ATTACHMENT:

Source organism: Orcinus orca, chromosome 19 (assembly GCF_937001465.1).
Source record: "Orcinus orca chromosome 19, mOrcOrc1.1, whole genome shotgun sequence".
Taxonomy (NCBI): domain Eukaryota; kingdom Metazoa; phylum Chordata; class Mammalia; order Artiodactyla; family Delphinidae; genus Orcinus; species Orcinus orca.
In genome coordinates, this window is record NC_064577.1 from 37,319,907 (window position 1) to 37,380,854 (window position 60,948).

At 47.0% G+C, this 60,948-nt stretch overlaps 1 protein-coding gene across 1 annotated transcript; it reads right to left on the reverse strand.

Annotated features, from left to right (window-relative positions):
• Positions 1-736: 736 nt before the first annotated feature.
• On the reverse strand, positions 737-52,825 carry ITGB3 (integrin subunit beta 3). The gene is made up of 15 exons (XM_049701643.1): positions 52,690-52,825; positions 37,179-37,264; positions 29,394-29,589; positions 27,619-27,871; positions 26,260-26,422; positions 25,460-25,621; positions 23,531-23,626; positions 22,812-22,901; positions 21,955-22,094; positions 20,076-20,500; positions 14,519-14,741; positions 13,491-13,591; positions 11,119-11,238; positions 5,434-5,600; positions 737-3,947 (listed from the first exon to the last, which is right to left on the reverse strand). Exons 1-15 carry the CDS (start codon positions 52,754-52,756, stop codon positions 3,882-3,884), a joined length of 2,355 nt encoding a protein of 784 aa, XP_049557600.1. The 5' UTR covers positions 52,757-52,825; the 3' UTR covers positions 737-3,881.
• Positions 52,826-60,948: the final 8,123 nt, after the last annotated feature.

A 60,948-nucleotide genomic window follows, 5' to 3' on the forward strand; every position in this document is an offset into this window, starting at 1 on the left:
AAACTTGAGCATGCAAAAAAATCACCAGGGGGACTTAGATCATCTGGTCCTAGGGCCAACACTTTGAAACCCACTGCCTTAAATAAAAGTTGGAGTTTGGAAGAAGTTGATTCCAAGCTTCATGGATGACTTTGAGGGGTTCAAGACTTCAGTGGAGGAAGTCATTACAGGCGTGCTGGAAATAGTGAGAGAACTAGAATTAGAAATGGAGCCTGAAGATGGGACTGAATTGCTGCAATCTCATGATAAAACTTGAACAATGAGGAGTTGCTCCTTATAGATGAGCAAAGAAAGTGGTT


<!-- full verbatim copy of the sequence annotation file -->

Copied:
Source organism: Orcinus orca, chromosome 19 (assembly GCF_937001465.1).
Source record: "Orcinus orca chromosome 19, mOrcOrc1.1, whole genome shotgun sequence".
Taxonomy (NCBI): domain Eukaryota; kingdom Metazoa; phylum Chordata; class Mammalia; order Artiodactyla; family Delphinidae; genus Orcinus; species Orcinus orca.
In genome coordinates, this window is record NC_064577.1 from 37,319,907 (window position 1) to 37,380,854 (window position 60,948).

At 47.0% G+C, this 60,948-nt stretch overlaps 1 protein-coding gene across 1 annotated transcript; it reads right to left on the reverse strand.

Annotated features, from left to right (window-relative positions):
• Positions 1-736: 736 nt before the first annotated feature.
• On the reverse strand, positions 737-52,825 carry ITGB3 (integrin subunit beta 3). The gene is made up of 15 exons (XM_049701643.1): positions 52,690-52,825; positions 37,179-37,264; positions 29,394-29,589; positions 27,619-27,871; positions 26,260-26,422; positions 25,460-25,621; positions 23,531-23,626; positions 22,812-22,901; positions 21,955-22,094; positions 20,076-20,500; positions 14,519-14,741; positions 13,491-13,591; positions 11,119-11,238; positions 5,434-5,600; positions 737-3,947 (listed from the first exon to the last, which is right to left on the reverse strand). Exons 1-15 carry the CDS (start codon positions 52,754-52,756, stop codon positions 3,882-3,884), a joined length of 2,355 nt encoding a protein of 784 aa, XP_049557600.1. The 5' UTR covers positions 52,757-52,825; the 3' UTR covers positions 737-3,881.
• Positions 52,826-60,948: the final 8,123 nt, after the last annotated feature.

A 60,948-nucleotide genomic window follows, 5' to 3' on the forward strand; every position in this document is an offset into this window, starting at 1 on the left:
AAACTTGAGCATGCAAAAAAATCACCAGGGGGACTTAGATCATCTGGTCCTAGGGCCAACACTTTGAAACCCACTGCCTTAAATAAAAGTTGGAGTTTGGAAGAAGTTGATTCCAAGCTTCATGGATGACTTTGAGGGGTTCAAGACTTCAGTGGAGGAAGTCATTACAGGCGTGCTGGAAATAGTGAGAGAACTAGAATTAGAAATGGAGCCTGAAGATGGGACTGAATTGCTGCAATCTCATGATAAAACTTGAACAATGAGGAGTTGCTCCTTATAGATGAGCAAAGAAAGTGGTT